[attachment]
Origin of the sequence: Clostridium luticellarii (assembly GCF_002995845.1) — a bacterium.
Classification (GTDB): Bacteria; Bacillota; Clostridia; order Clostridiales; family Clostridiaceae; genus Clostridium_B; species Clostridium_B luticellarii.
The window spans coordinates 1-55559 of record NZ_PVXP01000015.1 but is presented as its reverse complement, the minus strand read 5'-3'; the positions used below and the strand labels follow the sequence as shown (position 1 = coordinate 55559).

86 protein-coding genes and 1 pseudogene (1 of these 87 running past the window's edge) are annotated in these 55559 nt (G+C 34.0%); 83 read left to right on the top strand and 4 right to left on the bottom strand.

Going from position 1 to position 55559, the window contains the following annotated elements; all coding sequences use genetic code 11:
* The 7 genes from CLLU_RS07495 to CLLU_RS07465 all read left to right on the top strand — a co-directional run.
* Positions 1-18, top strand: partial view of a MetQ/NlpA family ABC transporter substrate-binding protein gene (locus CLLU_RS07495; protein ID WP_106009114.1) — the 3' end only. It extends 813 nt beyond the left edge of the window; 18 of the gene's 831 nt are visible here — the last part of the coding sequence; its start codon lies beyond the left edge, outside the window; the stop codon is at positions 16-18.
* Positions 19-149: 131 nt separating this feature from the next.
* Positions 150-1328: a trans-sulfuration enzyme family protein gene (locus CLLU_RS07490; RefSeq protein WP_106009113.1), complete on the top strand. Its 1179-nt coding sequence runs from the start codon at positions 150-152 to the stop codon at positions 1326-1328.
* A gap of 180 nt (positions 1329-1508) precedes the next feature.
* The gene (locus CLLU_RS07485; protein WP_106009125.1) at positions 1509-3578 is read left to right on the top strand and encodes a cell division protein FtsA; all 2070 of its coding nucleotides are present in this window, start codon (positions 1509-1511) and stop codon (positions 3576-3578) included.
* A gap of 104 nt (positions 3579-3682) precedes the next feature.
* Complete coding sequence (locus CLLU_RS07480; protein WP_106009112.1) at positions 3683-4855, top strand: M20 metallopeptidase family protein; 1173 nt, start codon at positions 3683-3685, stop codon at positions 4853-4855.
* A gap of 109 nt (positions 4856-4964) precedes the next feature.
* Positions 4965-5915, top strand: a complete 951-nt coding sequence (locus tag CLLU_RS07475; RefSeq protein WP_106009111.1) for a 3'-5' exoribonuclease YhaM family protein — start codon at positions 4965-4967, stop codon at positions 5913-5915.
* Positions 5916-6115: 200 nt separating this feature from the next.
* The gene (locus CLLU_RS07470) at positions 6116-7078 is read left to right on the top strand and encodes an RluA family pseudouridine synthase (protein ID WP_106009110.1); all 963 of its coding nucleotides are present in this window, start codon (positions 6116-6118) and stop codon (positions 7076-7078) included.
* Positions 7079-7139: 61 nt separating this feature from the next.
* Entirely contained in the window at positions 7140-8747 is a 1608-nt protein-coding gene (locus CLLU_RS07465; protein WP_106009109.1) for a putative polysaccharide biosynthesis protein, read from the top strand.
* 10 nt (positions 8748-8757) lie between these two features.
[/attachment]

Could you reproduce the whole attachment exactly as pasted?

Origin of the sequence: Clostridium luticellarii (assembly GCF_002995845.1) — a bacterium.
Classification (GTDB): Bacteria; Bacillota; Clostridia; order Clostridiales; family Clostridiaceae; genus Clostridium_B; species Clostridium_B luticellarii.
The window spans coordinates 1-55559 of record NZ_PVXP01000015.1 but is presented as its reverse complement, the minus strand read 5'-3'; the positions used below and the strand labels follow the sequence as shown (position 1 = coordinate 55559).

86 protein-coding genes and 1 pseudogene (1 of these 87 running past the window's edge) are annotated in these 55559 nt (G+C 34.0%); 83 read left to right on the top strand and 4 right to left on the bottom strand.

Going from position 1 to position 55559, the window contains the following annotated elements; all coding sequences use genetic code 11:
* The 7 genes from CLLU_RS07495 to CLLU_RS07465 all read left to right on the top strand — a co-directional run.
* Positions 1-18, top strand: partial view of a MetQ/NlpA family ABC transporter substrate-binding protein gene (locus CLLU_RS07495; protein ID WP_106009114.1) — the 3' end only. It extends 813 nt beyond the left edge of the window; 18 of the gene's 831 nt are visible here — the last part of the coding sequence; its start codon lies beyond the left edge, outside the window; the stop codon is at positions 16-18.
* Positions 19-149: 131 nt separating this feature from the next.
* Positions 150-1328: a trans-sulfuration enzyme family protein gene (locus CLLU_RS07490; RefSeq protein WP_106009113.1), complete on the top strand. Its 1179-nt coding sequence runs from the start codon at positions 150-152 to the stop codon at positions 1326-1328.
* A gap of 180 nt (positions 1329-1508) precedes the next feature.
* The gene (locus CLLU_RS07485; protein WP_106009125.1) at positions 1509-3578 is read left to right on the top strand and encodes a cell division protein FtsA; all 2070 of its coding nucleotides are present in this window, start codon (positions 1509-1511) and stop codon (positions 3576-3578) included.
* A gap of 104 nt (positions 3579-3682) precedes the next feature.
* Complete coding sequence (locus CLLU_RS07480; protein WP_106009112.1) at positions 3683-4855, top strand: M20 metallopeptidase family protein; 1173 nt, start codon at positions 3683-3685, stop codon at positions 4853-4855.
* A gap of 109 nt (positions 4856-4964) precedes the next feature.
* Positions 4965-5915, top strand: a complete 951-nt coding sequence (locus tag CLLU_RS07475; RefSeq protein WP_106009111.1) for a 3'-5' exoribonuclease YhaM family protein — start codon at positions 4965-4967, stop codon at positions 5913-5915.
* Positions 5916-6115: 200 nt separating this feature from the next.
* The gene (locus CLLU_RS07470) at positions 6116-7078 is read left to right on the top strand and encodes an RluA family pseudouridine synthase (protein ID WP_106009110.1); all 963 of its coding nucleotides are present in this window, start codon (positions 6116-6118) and stop codon (positions 7076-7078) included.
* Positions 7079-7139: 61 nt separating this feature from the next.
* Entirely contained in the window at positions 7140-8747 is a 1608-nt protein-coding gene (locus CLLU_RS07465; protein WP_106009109.1) for a putative polysaccharide biosynthesis protein, read from the top strand.
* 10 nt (positions 8748-8757) lie between these two features.